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Former South African president sentenced to 15 months in prison

The Constitutional Court of the Republic of South Africa found former President Jacob Zuma guilty of contempt of court and sentenced him to 15 months in prison.

“Jacob Zuma is guilty of contempt of court,” Judge Seely Hampepe read the decision, stressing that Zuma has five days to come to the police station and surrender to the authorities.

The lawsuit against Zuma was filed in the Constitutional Court by a special commission chaired by the Deputy Chief Justice of South Africa, Raymond Zondo, in the case of state corruption. “The Commission demands that Zuma be sentenced to a prison term, as his behavior threatens the entire constitutional order of South Africa,” the lawsuit says. It is emphasized that the former president of South Africa creates a dangerous precedent by ignoring the decisions of the Constitutional Court.

The Zondo Commission has repeatedly summoned Jacob Zuma to testify on corruption charges, but the former head of state refused to comply with these requirements. As a result, the commission requested the opinion of the Constitutional Court of South Africa. The latter made a decision on January 28, according to which Jacob Zuma must appear before the commission and give evidence. However, even after that, the former president did not arrive at the commission on another call. As a result, the commission filed a lawsuit with the Constitutional Court demanding that Zuma be sentenced to two years in prison.

The Zondo Commission, created in the summer of 2018 by the government of South Africa, is primarily engaged in investigating allegations against former South African President Jacob Zuma of involvement in the conspiracy of the oligarchic Gupta family in order to “seize the state”. During the work of this commission, facts of corruption, bribery, other financial crimes, as well as the illegal use of official positions, government services, and State institutions to enrich the Gupta family and its entourage have already been established.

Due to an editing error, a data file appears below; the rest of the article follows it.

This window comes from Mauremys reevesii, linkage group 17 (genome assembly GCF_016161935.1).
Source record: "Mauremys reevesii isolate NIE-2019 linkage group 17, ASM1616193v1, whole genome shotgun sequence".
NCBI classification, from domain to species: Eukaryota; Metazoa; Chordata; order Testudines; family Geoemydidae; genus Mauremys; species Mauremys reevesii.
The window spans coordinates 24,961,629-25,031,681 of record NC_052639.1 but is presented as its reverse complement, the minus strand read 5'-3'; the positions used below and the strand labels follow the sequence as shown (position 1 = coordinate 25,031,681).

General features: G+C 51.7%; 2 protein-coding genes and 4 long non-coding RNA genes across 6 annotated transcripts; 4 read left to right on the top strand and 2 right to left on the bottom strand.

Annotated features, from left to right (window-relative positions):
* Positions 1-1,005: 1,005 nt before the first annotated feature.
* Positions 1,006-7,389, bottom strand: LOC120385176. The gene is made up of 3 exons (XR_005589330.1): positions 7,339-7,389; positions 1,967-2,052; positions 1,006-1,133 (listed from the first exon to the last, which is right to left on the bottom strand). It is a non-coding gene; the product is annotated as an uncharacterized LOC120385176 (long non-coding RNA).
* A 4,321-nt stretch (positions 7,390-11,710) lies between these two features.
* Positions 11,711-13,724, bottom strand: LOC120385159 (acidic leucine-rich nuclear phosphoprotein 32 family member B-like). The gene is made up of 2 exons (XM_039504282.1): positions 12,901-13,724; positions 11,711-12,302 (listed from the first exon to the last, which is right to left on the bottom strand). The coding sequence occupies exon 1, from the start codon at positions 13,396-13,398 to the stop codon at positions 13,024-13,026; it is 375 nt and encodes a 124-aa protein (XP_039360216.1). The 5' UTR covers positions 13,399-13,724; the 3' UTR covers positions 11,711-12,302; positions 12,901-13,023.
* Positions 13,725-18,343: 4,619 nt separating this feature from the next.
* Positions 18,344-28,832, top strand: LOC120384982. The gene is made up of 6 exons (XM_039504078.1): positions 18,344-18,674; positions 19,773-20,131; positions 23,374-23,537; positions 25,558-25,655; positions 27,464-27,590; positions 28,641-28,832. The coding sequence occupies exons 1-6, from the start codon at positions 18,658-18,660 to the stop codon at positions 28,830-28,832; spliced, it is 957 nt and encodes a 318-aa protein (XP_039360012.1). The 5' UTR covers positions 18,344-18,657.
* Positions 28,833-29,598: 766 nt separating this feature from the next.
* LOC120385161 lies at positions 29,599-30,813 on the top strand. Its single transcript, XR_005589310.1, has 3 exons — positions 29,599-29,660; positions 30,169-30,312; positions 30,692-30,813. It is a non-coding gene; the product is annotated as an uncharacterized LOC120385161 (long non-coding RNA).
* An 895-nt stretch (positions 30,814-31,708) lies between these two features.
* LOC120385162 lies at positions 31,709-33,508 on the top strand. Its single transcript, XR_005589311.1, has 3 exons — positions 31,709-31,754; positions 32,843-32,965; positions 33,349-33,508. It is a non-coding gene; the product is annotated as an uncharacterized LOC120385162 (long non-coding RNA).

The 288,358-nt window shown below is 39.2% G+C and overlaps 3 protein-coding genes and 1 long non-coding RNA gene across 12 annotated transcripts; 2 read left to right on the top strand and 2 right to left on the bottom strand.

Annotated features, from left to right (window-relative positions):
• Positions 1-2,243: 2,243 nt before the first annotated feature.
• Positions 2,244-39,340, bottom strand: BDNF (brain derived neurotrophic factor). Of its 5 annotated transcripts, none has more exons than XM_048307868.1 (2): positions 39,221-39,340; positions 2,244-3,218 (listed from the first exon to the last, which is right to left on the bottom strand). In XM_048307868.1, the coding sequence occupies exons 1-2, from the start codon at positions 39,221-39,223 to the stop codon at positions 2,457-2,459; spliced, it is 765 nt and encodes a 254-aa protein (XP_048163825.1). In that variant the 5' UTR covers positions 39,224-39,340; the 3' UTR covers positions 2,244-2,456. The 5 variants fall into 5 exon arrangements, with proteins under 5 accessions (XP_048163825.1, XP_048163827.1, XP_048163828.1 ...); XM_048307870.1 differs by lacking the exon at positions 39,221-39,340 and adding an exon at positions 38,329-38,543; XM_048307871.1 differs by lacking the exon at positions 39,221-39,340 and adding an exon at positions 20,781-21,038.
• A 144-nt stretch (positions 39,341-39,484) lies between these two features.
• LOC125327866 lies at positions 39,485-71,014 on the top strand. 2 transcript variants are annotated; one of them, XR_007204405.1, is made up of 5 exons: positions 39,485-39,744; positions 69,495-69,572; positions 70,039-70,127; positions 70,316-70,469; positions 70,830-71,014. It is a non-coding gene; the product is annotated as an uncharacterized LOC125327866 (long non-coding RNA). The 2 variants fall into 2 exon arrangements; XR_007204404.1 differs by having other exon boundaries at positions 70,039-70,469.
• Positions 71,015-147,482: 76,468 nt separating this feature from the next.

Simultaneously with the work of the Zondo Commission, the trial of Jacob Zuma and the French industrial group Thales begins in the Kwazulu-Natal High Court in the city of Pietermaritzburg on July 19. They are charged with 12 counts of fraud, four counts of corruption, and one count of racketeering and money laundering. If the court finds the former head of state guilty, he faces a term of up to 25 years in prison. At the center of the proceedings is a $2.5 billion contract that Thales signed in the 1990s with the South African government for the supply of warships, and related subsequent events. The South African prosecutor's office accuses Zuma of receiving a bribe of 500 thousand rands (30 thousand dollars) from Thales on an annual basis. The ex-president insists on his innocence and claims that the trial is politically motivated.

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